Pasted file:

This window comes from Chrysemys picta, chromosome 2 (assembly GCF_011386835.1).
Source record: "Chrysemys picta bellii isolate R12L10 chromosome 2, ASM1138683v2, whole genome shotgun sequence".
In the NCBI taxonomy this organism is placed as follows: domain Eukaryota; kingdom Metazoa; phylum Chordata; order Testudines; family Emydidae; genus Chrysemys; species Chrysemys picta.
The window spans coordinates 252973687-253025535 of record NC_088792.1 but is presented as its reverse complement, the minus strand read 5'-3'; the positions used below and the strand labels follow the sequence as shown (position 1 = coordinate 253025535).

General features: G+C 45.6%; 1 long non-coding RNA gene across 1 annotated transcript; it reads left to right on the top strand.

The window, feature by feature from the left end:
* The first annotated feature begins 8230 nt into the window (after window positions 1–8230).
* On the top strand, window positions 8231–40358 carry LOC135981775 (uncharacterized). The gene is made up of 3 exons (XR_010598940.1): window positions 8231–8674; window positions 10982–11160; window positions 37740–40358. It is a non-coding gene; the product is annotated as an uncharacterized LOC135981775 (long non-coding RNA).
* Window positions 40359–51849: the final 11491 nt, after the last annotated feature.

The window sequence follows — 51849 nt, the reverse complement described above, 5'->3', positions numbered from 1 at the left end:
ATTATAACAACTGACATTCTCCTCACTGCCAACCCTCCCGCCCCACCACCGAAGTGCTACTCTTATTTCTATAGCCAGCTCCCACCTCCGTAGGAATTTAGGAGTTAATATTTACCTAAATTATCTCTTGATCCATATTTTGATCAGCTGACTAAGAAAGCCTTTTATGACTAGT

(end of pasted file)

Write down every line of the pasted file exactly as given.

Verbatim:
This window comes from Chrysemys picta, chromosome 2 (assembly GCF_011386835.1).
Source record: "Chrysemys picta bellii isolate R12L10 chromosome 2, ASM1138683v2, whole genome shotgun sequence".
In the NCBI taxonomy this organism is placed as follows: domain Eukaryota; kingdom Metazoa; phylum Chordata; order Testudines; family Emydidae; genus Chrysemys; species Chrysemys picta.
The window spans coordinates 252973687-253025535 of record NC_088792.1 but is presented as its reverse complement, the minus strand read 5'-3'; the positions used below and the strand labels follow the sequence as shown (position 1 = coordinate 253025535).

General features: G+C 45.6%; 1 long non-coding RNA gene across 1 annotated transcript; it reads left to right on the top strand.

The window, feature by feature from the left end:
* The first annotated feature begins 8230 nt into the window (after window positions 1–8230).
* On the top strand, window positions 8231–40358 carry LOC135981775 (uncharacterized). The gene is made up of 3 exons (XR_010598940.1): window positions 8231–8674; window positions 10982–11160; window positions 37740–40358. It is a non-coding gene; the product is annotated as an uncharacterized LOC135981775 (long non-coding RNA).
* Window positions 40359–51849: the final 11491 nt, after the last annotated feature.

The window sequence follows — 51849 nt, the reverse complement described above, 5'->3', positions numbered from 1 at the left end:
ATTATAACAACTGACATTCTCCTCACTGCCAACCCTCCCGCCCCACCACCGAAGTGCTACTCTTATTTCTATAGCCAGCTCCCACCTCCGTAGGAATTTAGGAGTTAATATTTACCTAAATTATCTCTTGATCCATATTTTGATCAGCTGACTAAGAAAGCCTTTTATGACTAGT